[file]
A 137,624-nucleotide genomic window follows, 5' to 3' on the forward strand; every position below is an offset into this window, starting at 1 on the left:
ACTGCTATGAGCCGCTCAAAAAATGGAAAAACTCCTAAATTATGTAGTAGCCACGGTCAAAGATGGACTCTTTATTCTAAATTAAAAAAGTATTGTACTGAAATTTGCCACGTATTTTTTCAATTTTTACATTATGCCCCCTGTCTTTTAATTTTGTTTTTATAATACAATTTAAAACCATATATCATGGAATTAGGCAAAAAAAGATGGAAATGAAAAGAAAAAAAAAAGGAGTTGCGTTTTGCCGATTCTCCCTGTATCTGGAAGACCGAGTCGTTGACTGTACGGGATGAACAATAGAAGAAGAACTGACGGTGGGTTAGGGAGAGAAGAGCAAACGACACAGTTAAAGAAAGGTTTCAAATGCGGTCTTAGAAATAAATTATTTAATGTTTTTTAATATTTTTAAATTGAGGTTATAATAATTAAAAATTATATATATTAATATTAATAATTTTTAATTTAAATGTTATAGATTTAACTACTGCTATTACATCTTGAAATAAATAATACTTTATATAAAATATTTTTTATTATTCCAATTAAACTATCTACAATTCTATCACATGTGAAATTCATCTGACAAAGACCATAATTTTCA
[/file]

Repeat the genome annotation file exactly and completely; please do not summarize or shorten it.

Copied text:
A 137,624-nucleotide genomic window follows, 5' to 3' on the forward strand; every position below is an offset into this window, starting at 1 on the left:
ACTGCTATGAGCCGCTCAAAAAATGGAAAAACTCCTAAATTATGTAGTAGCCACGGTCAAAGATGGACTCTTTATTCTAAATTAAAAAAGTATTGTACTGAAATTTGCCACGTATTTTTTCAATTTTTACATTATGCCCCCTGTCTTTTAATTTTGTTTTTATAATACAATTTAAAACCATATATCATGGAATTAGGCAAAAAAAGATGGAAATGAAAAGAAAAAAAAAAGGAGTTGCGTTTTGCCGATTCTCCCTGTATCTGGAAGACCGAGTCGTTGACTGTACGGGATGAACAATAGAAGAAGAACTGACGGTGGGTTAGGGAGAGAAGAGCAAACGACACAGTTAAAGAAAGGTTTCAAATGCGGTCTTAGAAATAAATTATTTAATGTTTTTTAATATTTTTAAATTGAGGTTATAATAATTAAAAATTATATATATTAATATTAATAATTTTTAATTTAAATGTTATAGATTTAACTACTGCTATTACATCTTGAAATAAATAATACTTTATATAAAATATTTTTTATTATTCCAATTAAACTATCTACAATTCTATCACATGTGAAATTCATCTGACAAAGACCATAATTTTCA